Sister, remember how we were curled up together in the bed? Remember how we tried to pretend we were sleeping? All the time? Every time someone would come to our bedroom in the middle of the night we pretended. We’re sleeping, ‘cause no one bothers you when you’re sleeping, right? I looked at the two men and immediately hopped back into our bed. The two of us took one look at each other and then scrunched our eyes tightly closed. We knew we were gonna be in trouble this time. Big, big trouble.

The lights were blinding. There were four of them, and they were round. Bright, bright flashlights. Why were they using flashlights? Why didn’t they just turn the lights on? Four big figures hiding behind four blinding lights came barrelling in to our tiny room. There were quiet commands being whispered and then we were floating. I’d never floated before. At least I didn’t remember ever having floated. Was this how it felt to be carried? It felt different from flying, which I distinctly remembered. Flying I knew. Flying across the room. Flying into a wall. And that one time grandma made me fly into the old giant wood stove on the reserve. Yeah, I remembered flying. But I had never floated before. It was scary, but felt nice at the same time. Gentle. Even though I was waiting for my little body to crash to the ground, it never did. Floating. What a weird but good feeling.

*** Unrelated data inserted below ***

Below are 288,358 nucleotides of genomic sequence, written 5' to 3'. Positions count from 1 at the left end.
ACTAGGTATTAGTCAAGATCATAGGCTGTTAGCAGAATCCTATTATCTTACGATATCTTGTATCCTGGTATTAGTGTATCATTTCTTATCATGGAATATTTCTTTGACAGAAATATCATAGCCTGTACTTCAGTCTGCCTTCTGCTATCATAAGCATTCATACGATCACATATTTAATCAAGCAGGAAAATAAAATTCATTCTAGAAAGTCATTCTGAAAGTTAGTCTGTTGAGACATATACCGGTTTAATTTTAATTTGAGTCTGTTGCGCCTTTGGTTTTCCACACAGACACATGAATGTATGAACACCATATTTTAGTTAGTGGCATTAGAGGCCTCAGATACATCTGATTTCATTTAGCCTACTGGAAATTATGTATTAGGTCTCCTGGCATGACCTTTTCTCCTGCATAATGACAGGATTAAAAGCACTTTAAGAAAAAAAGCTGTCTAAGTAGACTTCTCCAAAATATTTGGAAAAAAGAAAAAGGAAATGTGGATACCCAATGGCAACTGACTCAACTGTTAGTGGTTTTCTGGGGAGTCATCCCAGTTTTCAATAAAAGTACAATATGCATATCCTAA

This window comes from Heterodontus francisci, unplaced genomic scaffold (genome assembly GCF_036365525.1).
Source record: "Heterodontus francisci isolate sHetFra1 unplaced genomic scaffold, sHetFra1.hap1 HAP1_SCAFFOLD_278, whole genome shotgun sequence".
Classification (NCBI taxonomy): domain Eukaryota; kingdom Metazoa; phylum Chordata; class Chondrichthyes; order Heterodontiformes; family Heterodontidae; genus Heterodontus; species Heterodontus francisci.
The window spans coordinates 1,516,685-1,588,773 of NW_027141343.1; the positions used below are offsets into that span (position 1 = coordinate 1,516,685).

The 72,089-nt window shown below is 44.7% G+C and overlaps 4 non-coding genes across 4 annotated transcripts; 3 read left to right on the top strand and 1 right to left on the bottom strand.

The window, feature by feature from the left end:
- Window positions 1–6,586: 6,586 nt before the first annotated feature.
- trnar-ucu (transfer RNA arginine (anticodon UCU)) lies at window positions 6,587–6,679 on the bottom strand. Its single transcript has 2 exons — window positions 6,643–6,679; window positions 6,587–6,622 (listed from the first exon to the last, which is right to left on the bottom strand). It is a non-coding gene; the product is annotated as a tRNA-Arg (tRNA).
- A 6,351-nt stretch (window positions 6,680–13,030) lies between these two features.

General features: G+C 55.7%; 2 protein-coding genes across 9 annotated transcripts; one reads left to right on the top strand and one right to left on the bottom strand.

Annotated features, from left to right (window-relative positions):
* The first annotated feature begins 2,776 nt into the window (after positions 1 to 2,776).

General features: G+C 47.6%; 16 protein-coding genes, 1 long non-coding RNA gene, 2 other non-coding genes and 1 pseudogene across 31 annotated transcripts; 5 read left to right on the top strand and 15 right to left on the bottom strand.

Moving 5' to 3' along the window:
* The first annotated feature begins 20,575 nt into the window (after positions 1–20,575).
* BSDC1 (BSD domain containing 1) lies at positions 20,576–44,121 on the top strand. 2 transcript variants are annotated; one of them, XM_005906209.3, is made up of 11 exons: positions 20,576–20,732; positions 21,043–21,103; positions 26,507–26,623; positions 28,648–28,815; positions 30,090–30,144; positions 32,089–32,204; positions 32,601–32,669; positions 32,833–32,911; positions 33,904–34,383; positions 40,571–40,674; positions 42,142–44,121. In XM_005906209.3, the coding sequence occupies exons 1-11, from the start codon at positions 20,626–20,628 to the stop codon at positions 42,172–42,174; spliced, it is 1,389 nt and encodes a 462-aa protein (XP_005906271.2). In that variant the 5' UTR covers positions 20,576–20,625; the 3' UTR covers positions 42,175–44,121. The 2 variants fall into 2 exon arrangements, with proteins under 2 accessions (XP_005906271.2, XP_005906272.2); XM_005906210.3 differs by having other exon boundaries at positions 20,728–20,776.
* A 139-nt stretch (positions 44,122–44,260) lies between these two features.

My eyes were still scrunched closed but every once in a while I would open them just a wee tiny bit to see what was going on. I don’t remember their faces. I remember their smell. They smelled like perfume. But spicier. Old Spice! Arnold used to splash Old Spice on his face every day, and that’s what they smelled like! Was this a good thing? We were still floating.